Community Health Workers

Members of a local community can participate in health systems as community health workers. These health professionals apply their unique understanding of the culture, lived experience and language of those they serve. They can improve outcomes through their roles providing health education in culturally appropriate methods and settings, mediating between patients and providers, and facilitating access to care.


Nurse provides care to teenager in exam room.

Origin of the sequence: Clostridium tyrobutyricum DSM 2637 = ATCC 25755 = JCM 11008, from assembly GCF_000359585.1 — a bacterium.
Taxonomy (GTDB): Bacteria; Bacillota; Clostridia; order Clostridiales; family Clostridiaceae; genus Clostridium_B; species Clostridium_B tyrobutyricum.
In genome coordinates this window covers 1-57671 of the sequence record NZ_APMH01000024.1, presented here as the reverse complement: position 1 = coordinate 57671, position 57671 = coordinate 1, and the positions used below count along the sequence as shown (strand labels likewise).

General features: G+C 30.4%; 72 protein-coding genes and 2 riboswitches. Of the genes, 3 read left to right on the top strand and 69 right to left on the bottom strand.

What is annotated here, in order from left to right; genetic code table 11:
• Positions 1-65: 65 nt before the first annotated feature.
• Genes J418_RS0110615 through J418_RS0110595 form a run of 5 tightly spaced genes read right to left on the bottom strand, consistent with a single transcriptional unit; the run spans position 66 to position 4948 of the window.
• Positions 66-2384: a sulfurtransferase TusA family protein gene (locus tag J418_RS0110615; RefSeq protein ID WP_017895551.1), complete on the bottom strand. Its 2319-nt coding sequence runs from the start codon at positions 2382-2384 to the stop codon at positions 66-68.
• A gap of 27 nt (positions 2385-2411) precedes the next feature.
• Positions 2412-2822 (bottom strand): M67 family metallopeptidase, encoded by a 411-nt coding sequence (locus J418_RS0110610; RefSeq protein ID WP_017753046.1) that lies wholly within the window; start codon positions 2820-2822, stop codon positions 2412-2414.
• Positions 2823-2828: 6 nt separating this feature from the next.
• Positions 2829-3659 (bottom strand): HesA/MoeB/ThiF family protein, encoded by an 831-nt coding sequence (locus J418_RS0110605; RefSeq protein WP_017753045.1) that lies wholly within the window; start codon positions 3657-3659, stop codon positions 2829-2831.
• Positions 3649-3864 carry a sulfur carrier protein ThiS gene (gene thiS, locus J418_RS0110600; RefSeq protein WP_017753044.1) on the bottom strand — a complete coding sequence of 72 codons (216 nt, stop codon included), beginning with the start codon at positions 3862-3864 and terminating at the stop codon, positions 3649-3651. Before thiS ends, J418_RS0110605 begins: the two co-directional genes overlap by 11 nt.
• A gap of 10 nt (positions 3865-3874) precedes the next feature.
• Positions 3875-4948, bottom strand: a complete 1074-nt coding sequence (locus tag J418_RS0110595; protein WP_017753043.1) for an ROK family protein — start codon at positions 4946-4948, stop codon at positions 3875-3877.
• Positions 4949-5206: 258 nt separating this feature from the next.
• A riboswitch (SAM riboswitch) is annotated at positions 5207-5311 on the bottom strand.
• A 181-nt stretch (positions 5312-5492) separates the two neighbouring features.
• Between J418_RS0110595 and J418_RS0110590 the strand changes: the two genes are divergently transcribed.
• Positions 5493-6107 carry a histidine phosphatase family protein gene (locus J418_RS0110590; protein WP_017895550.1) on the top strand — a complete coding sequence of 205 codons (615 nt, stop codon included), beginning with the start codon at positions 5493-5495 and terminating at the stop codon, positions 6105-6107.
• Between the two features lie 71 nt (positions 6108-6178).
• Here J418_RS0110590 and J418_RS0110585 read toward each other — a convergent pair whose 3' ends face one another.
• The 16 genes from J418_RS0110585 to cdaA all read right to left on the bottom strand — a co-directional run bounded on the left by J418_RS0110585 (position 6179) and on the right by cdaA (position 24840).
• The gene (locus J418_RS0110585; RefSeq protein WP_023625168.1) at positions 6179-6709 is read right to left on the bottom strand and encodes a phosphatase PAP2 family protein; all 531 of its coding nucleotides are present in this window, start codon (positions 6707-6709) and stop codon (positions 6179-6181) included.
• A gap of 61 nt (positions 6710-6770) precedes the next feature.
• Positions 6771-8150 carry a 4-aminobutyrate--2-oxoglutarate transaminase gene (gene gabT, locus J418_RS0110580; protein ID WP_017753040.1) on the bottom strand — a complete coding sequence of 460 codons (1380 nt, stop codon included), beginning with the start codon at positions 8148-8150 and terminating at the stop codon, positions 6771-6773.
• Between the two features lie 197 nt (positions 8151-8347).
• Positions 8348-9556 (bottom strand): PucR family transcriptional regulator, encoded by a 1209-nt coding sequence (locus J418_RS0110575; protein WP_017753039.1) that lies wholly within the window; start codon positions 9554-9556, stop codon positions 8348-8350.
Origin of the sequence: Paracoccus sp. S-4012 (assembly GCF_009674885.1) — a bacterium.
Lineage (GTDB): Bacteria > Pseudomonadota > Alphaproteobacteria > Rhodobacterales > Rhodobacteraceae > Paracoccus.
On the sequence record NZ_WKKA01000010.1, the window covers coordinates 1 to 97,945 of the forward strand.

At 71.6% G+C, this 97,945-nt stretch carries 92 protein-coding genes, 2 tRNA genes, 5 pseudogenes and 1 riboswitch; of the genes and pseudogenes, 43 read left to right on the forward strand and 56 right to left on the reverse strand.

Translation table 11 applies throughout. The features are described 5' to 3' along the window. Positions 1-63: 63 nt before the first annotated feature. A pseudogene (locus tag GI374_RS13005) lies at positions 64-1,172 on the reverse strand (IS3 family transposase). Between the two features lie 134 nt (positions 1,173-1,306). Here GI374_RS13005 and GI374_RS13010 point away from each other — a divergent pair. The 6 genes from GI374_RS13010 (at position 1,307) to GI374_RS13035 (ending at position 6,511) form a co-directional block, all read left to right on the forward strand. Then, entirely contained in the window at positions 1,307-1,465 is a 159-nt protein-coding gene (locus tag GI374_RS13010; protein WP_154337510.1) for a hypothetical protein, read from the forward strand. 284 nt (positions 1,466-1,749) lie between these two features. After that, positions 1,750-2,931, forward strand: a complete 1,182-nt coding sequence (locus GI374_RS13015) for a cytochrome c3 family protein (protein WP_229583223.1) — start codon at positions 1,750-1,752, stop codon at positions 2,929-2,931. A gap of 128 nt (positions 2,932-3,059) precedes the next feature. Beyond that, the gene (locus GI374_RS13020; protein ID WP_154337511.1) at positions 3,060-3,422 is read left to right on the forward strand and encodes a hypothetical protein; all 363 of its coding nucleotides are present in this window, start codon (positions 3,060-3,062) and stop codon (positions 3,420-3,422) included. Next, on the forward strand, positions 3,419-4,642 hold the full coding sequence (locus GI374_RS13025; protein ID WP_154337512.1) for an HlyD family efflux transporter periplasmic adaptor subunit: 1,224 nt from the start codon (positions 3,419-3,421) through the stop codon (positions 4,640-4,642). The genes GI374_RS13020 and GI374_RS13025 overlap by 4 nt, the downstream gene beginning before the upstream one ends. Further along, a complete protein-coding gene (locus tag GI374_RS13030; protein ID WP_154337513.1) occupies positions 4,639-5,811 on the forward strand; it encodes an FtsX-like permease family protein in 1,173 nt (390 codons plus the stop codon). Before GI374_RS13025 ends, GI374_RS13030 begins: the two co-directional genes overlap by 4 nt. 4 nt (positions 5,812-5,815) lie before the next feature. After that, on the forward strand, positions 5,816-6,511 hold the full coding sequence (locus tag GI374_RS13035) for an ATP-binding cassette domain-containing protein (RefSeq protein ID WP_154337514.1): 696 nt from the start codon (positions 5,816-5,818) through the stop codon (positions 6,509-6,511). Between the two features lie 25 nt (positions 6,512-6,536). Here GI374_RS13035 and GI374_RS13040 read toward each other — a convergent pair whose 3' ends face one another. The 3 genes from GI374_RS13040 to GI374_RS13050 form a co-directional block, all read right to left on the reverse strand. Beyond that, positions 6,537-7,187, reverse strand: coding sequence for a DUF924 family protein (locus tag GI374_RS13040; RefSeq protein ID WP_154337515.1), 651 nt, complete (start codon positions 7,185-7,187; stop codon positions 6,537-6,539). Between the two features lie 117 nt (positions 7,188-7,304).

In 2020, FCH partnered with the Webutuck Central
School District, supporting their efforts to establish a school-based health center in partnership with Open Door (a Federally Qualified Health Center). Webutuck’s school-based health center will provide comprehensive care to the nearly 700 students in the district.

By providing services in the confines of a school,
school-based health centers effectively remove cultural, financial, privacy and transportation related barriers that are typically experienced at a separate center site. Students who use school-based health centers have better grade point averages and attendance compared to students who do not use such centers. Simply put, school-based health centers provide culturally competent,  developmentally appropriate, easily accessible, high-quality services to students.